How to choose your Cloud Service Provider

More and more business houses and even individuals are moving to the Cloud because of the benefits they provide. At the least, cloud service providers offer remote storage accessible from anywhere.

There are different types of cloud providers – SaaS, PaaS, and IaaS etc. Microsoft offers all three types, from OneDrive to Office 365 to Azure and thereby covering all possible types of services one can expect. If you feel Microsoft is too costly, you can go for other cloud providers. You have to evaluate the services so that your data is safe, accessible anytime (low downtime), and gives you the freedom to move your functions to other clouds anytime. The post lists some points that tell you how to choose a cloud service provider.

How to choose a Cloud Service Provider

Microsoft Privacy Principles - Cloud

Reputation of Cloud Service Providers

Like with any business dealing, you have to check the reputation of the cloud service providers. If there is no background data about the cloud service providers, probably it is a new business or they were never interested in gathering feedback. Amazon, Microsoft, and Google are just a few of the service providers that have a good reputation. If you are looking for cloud backup, Mozy has been in business for long.

In short, search for reviews for cloud service providers you are considering. Check the Internet and then people who have already used one or more of those providers. Know the good and bad about them before taking your business there.

Downtime (Data Accessibility)

There can be two factors when we talk about downtime. First and most important are that your people, employees etc. should be able to use the cloud service providers whenever they want. Second is the bulk access. What if some 30 members of your team suddenly plan to brainstorm using the cloud? Will it still work or hang? Will it slow down inversely to the number of people accessing the cloud simultaneously?

OneDrive, for example, provides collaboration feature. Suppose the team collaborating on a story or presentation contains 20 people. If all of them wish to review the story or presentation at the same time, OneDrive will create 20 channels – one for each of the connection. That makes sure your document or presentation is not inaccessible after a while. Not all cloud providers use the method. Some provide a limited bandwidth – making it difficult for all 20 to use the file at the same time.

Secure Cloud Service Providers

All of the Microsoft cloud services, including even the email service, offer you a secure connection for login purpose. Insecure login without the HTTPS can prove to be a disaster. AWS and Google too, provide HTTPS and so does Mozy. While HTTPS alone cannot provide you all the security you need, it is the most basic thing when it comes to security of your data and functions


As said above, simply providing a HTTPS won’t be of much use when it comes to the security offered by cloud service providers. It needs to use available technologies that keep your data safe not only in the cloud but also in transit – uploading or downloading. You can use custom encryption methods on your local network for encryption. You also have to make sure the cloud service provider is offering best encryption so that your data is not breached even if the cloud provider’s server is hacked.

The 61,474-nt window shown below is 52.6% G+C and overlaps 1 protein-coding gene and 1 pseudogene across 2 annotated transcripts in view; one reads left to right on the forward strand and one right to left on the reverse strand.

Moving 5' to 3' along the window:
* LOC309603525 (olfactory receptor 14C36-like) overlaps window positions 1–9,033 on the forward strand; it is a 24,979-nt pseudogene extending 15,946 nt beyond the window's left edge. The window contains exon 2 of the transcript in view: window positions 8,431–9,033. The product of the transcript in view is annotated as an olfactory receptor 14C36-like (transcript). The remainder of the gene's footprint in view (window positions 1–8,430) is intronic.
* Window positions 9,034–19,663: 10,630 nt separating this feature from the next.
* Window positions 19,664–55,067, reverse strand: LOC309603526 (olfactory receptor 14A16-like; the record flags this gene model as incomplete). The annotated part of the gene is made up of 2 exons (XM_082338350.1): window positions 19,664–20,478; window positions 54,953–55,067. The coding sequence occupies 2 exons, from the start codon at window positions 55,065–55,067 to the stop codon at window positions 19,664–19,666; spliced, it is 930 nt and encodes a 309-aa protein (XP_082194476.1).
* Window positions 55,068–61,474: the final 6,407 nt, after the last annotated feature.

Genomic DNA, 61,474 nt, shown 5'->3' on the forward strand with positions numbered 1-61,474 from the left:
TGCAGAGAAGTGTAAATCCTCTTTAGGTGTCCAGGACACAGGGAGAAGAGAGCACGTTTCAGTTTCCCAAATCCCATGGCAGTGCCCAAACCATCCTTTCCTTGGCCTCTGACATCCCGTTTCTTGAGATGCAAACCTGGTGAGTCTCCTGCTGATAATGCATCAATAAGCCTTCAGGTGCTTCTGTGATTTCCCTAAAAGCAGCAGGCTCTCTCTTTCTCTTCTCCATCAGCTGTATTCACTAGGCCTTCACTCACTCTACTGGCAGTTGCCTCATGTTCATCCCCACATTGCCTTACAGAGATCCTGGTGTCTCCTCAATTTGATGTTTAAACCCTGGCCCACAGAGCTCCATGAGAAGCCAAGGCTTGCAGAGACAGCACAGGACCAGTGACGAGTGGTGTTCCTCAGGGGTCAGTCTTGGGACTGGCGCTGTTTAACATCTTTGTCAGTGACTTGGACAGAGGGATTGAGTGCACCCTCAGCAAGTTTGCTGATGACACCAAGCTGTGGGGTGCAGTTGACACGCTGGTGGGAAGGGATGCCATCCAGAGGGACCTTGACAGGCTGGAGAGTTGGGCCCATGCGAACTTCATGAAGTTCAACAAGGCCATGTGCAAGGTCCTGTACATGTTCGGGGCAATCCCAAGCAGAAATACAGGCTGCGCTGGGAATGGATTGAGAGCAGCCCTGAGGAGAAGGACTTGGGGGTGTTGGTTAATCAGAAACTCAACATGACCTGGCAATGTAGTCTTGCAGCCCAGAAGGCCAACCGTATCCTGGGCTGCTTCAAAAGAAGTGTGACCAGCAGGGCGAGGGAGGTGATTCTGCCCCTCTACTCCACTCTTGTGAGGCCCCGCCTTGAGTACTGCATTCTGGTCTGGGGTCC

Privacy in Cloud

Next to security, privacy is an important thing. There is no point in uploading data to servers where the admin can read your data. You have to read the privacy statement from the cloud service providers so that you know how they intend to protect your data. Microsoft Privacy Policy says they will provide full privacy and that your data will not be accessed for any purpose except to provide you with better services. That means some of their systems can access your data but no data will be noted down anywhere or shared with third parties. It looks a bit scary but it is pretty good when compared to other cloud services that openly state that your data will be under observation for say, improper usage etc.

The above are the top 5 factors that answer how to choose cloud service providers. It is not necessary that you use big names if you have issues. Just keep in mind that your functions and data need to be safe, accessible, and private.

You may also want to look into the different compliance certifications used by the cloud service providers. Likewise, the service providers should be able to tell you how they implement the service you intend to use. You wouldn’t want to work with people who don’t know their jobs or implement it poorly. Not only that, an exit strategy must be in place allowing you to remove all data permanently from the cloud in case you take your business anywhere else.

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Arun Kumar is a Microsoft MVP alumnus, obsessed with technology, especially the Internet. He deals with the multimedia content needs of training and corporate houses. Follow him on Twitter @PowercutIN

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